5 Copyright Law Myths

I have only been a blogger for a couple of months, but most of these things have irked me for a long time. When I jumped into social media in 2009, I found these myths or misunderstandings were more pervasive and common than I expected, particularly among bloggers.

Myth #1: It’s spelled copywrite.

Okay, a misspelling is not a myth, but it bugs me.  Looking up the proper spelling would take about 15 seconds.

The reason it is called (and spelled) copyright is because the law gives the creator of certain “works of authorship” the exclusive right to reproduce (“copy”) that content.  It is not about writing, per se, because even though certain writings are protected creative content, so are such diverse creations as musical works, dramatic works, pantomimes, graphic works, and architectural works.

MYTH #2: You can’t copy my idea.

The foremost purpose of copyright law is to encourage individual effort as a way to advance public knowledge and culture.  By limiting copyright protection to the author’s method of expressing an idea, and not to the idea itself, others can create and disseminate more work and information.  If I have a great new idea for HR practice, and I blog about it, that idea is not protected and others may use it, even if they took the idea from my blog.  The only thing copyright law protects is the particular words I used to express the idea.  Some ideas are protected by other laws, such as patent law, but the requirements for protection are usually very stringent.

MYTH #3: I wrote that title and you can’t use it.

Names, titles, slogans, and short phrases are not copyrightable.  This is true even if it is unique or novel.

MYTH #4: I can copy your work because I don’t make money with it.

This is probably a simplification of the “fair use” defense, but it is dangerous and inaccurate.  Under the fair use defense, the purpose and use of the infringing work, and whether that use is “commercial in nature”, is only one of four factors that a court might look at to determine whether there is actionable infringement.  Not making money with the copy is not definitive.  I don’t make money with this blog, but I certainly don’t have the right to copy someone else’s and paste it here.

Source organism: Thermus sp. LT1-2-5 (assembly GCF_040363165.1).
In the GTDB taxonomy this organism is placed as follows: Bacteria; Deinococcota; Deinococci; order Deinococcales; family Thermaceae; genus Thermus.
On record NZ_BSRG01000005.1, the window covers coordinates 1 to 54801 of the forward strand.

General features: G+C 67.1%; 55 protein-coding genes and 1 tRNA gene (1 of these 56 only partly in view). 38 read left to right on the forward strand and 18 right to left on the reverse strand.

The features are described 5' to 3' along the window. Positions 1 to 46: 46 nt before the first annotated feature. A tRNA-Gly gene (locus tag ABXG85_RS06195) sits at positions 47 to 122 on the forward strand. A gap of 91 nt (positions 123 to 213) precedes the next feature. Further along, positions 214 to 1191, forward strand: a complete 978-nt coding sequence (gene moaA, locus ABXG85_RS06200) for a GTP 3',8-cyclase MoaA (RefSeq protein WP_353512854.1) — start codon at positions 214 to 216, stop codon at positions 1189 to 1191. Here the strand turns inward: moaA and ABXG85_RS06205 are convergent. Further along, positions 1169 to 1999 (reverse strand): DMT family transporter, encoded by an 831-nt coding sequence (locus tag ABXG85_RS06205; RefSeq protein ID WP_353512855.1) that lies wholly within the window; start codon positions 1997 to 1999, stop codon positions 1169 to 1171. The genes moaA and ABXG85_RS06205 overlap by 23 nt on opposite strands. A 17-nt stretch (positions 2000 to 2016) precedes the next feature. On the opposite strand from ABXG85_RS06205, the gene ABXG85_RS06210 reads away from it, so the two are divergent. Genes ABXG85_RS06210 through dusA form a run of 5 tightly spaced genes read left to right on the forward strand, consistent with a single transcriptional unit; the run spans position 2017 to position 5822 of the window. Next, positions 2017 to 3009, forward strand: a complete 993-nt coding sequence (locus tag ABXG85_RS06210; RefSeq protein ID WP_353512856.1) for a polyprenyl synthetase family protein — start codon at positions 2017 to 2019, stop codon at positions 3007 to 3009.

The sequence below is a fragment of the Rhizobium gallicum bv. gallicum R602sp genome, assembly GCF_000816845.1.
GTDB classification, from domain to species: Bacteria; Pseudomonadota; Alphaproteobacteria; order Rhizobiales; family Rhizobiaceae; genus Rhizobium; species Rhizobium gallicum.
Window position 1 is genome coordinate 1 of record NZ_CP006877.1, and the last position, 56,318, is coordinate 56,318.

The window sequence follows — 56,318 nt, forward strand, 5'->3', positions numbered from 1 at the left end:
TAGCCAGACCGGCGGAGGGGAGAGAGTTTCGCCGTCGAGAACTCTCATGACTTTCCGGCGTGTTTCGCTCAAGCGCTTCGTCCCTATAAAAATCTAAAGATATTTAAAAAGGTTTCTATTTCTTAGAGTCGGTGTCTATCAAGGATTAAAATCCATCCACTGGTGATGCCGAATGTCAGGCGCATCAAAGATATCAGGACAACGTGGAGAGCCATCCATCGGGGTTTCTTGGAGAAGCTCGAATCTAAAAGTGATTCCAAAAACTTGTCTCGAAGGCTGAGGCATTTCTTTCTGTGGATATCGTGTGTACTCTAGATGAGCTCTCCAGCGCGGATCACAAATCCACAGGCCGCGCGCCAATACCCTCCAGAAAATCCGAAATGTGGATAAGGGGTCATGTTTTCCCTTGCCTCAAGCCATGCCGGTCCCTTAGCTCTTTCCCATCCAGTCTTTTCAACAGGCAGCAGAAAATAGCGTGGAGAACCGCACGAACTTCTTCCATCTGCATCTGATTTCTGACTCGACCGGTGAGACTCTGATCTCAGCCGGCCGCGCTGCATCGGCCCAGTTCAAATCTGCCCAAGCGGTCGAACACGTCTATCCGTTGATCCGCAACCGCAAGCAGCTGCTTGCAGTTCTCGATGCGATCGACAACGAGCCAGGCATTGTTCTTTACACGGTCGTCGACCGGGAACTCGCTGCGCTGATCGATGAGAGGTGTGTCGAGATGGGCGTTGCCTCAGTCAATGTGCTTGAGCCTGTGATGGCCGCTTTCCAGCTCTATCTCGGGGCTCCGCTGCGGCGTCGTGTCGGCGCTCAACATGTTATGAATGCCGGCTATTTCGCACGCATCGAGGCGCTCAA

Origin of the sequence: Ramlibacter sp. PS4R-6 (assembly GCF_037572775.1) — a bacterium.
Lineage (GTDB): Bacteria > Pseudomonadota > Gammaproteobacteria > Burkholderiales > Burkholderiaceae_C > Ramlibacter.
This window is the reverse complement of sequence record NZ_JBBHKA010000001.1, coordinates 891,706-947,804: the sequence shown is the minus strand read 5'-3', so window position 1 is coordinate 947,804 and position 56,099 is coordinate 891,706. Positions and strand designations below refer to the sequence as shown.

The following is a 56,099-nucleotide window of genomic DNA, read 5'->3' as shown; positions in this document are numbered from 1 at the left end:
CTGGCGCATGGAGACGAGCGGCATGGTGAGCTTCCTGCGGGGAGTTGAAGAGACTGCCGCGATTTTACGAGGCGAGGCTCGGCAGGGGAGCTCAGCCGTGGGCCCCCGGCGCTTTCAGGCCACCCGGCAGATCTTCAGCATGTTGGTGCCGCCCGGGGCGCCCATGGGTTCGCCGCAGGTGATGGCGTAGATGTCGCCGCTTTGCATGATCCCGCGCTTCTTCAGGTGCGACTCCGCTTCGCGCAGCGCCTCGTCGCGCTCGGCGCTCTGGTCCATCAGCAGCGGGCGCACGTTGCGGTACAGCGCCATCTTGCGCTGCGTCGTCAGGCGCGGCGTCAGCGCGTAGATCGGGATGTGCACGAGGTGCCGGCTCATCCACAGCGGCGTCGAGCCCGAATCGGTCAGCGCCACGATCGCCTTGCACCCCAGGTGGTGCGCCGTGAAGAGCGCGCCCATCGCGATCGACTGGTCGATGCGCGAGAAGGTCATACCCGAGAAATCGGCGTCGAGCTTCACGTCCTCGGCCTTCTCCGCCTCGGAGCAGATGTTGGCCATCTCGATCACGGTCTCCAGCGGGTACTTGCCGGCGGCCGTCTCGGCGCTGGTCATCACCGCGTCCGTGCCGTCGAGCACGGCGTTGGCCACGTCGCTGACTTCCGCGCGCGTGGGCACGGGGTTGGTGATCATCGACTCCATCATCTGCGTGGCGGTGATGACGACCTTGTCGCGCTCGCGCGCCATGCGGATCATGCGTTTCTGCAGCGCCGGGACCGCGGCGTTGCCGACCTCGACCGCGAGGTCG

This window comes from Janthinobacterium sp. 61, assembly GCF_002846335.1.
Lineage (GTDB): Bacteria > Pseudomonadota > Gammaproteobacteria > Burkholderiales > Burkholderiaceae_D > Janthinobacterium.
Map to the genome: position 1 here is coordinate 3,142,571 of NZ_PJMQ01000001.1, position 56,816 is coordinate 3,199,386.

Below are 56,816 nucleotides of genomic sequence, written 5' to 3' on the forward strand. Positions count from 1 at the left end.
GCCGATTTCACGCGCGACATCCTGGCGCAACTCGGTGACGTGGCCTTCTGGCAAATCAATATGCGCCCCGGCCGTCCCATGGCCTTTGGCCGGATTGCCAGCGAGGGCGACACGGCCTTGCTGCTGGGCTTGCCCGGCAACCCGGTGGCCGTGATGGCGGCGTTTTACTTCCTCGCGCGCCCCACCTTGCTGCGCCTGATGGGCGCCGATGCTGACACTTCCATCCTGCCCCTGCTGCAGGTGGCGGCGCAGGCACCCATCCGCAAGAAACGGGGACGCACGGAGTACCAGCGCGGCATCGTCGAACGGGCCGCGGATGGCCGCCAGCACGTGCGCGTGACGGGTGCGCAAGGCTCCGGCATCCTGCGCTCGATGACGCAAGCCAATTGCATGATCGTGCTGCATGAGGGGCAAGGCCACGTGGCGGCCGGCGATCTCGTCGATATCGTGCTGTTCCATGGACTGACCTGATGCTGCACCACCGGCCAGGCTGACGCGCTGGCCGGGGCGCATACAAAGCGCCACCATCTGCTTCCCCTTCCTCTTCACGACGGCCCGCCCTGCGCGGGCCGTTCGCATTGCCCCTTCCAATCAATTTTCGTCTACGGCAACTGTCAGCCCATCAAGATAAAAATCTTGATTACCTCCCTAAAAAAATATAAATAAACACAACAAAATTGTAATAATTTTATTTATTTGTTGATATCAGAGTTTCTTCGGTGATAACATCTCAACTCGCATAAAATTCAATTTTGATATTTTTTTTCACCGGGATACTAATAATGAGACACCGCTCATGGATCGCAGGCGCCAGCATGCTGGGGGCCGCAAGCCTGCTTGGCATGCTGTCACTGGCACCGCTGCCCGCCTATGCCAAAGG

Determining if a copy is an infringement or is fairly used is actually very difficult.  There is purposefully no specific number of words, lines, or percentages.  Each complaint is determined on a case-by-case basis.  The best way to avoid any complaint from a copyright holder is to get permission.  Acknowledging the source of your copy does not legally replace permission.

MYTH #5: I can copy your work because it does not say or show ©.

Under current law, neither notice (©) or registration is required for a copyright to attach to a given work.  A copyright is attached to original expression the moment it is fixed in a tangible form.  Registration of your copyright, while not required for your rights to attach, is desirable for a number of reasons.

The U.S. Copyright Office has an excellent website with a great FAQ section.  It will even tell you how to protect your Elvis sighting.  Other questions (and comments) welcomed!


4 thoughts on “5 Copyright Law Myths”

  1. I would love to see you do a continuing blog series on copyright law! There is so much intrigue and so much misunderstanding. Great questions about digital rights permissions, creative commons license, what “fair use” means and what kind of trouble you could get in if you just use something and hope no one notices.

    keep it up!

  2. I was asked by a couple of people on Twitter to comment on Creative Commons, the non-profit organization that encourages the reproduction of words, music, and art without the need to ask permission, since the copyright holder has already granted permission through a Creative Commons license.

    I believe VERY STRONGLY in the dissemination and re-use of intellectual property. It is continuing use and re-use that fosters thought and creativity. This is the purpose of copyright law, and I think that Creative Commons is basically a excellent way to do this.

    My main concern about Creative Commons is that people may not take the time to read and learn before they choose a license. Allowing your work to become public domain without really understanding what you are giving up can lead to all kinds of headaches.

    So feel free to grant a license through Creative Commons. Just make sure you read ALL of the explanations first.

  3. Great post Joan and thanks for offering your perspective on Creative Commons. As a blogger I would be hypocritical in thinking that my work should not be used by others. In fact I want people to use it, as long as they provide proper acknowledgement. It’s about building and strengthening the community first.

    Thanks again Joan!

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